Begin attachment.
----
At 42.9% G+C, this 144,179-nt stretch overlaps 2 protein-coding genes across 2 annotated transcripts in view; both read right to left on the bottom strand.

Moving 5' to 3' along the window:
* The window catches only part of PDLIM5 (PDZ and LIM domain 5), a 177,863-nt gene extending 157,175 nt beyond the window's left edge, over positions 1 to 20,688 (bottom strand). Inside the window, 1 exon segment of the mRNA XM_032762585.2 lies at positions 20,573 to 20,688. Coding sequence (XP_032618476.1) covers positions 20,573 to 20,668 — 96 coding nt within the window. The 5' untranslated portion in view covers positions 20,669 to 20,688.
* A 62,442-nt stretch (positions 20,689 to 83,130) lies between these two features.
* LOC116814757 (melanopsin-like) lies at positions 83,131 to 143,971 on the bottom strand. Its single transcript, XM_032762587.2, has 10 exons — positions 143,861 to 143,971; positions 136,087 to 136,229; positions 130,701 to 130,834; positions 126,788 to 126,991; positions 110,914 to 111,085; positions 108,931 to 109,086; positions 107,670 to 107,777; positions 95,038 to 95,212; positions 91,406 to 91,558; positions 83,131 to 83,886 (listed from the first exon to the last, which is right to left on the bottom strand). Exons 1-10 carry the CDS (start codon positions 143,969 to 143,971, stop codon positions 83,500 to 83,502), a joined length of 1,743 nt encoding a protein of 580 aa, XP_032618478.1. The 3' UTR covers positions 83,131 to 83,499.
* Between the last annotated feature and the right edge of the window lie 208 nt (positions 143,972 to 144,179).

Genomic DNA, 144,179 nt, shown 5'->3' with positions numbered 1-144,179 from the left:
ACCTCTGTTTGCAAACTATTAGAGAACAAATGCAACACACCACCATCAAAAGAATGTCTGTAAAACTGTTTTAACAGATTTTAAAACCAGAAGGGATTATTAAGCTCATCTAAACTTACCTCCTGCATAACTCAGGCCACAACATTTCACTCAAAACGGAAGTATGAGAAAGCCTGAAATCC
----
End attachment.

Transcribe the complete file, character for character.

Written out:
At 42.9% G+C, this 144,179-nt stretch overlaps 2 protein-coding genes across 2 annotated transcripts in view; both read right to left on the bottom strand.

Moving 5' to 3' along the window:
* The window catches only part of PDLIM5 (PDZ and LIM domain 5), a 177,863-nt gene extending 157,175 nt beyond the window's left edge, over positions 1 to 20,688 (bottom strand). Inside the window, 1 exon segment of the mRNA XM_032762585.2 lies at positions 20,573 to 20,688. Coding sequence (XP_032618476.1) covers positions 20,573 to 20,668 — 96 coding nt within the window. The 5' untranslated portion in view covers positions 20,669 to 20,688.
* A 62,442-nt stretch (positions 20,689 to 83,130) lies between these two features.
* LOC116814757 (melanopsin-like) lies at positions 83,131 to 143,971 on the bottom strand. Its single transcript, XM_032762587.2, has 10 exons — positions 143,861 to 143,971; positions 136,087 to 136,229; positions 130,701 to 130,834; positions 126,788 to 126,991; positions 110,914 to 111,085; positions 108,931 to 109,086; positions 107,670 to 107,777; positions 95,038 to 95,212; positions 91,406 to 91,558; positions 83,131 to 83,886 (listed from the first exon to the last, which is right to left on the bottom strand). Exons 1-10 carry the CDS (start codon positions 143,969 to 143,971, stop codon positions 83,500 to 83,502), a joined length of 1,743 nt encoding a protein of 580 aa, XP_032618478.1. The 3' UTR covers positions 83,131 to 83,499.
* Between the last annotated feature and the right edge of the window lie 208 nt (positions 143,972 to 144,179).

Genomic DNA, 144,179 nt, shown 5'->3' with positions numbered 1-144,179 from the left:
ACCTCTGTTTGCAAACTATTAGAGAACAAATGCAACACACCACCATCAAAAGAATGTCTGTAAAACTGTTTTAACAGATTTTAAAACCAGAAGGGATTATTAAGCTCATCTAAACTTACCTCCTGCATAACTCAGGCCACAACATTTCACTCAAAACGGAAGTATGAGAAAGCCTGAAATCC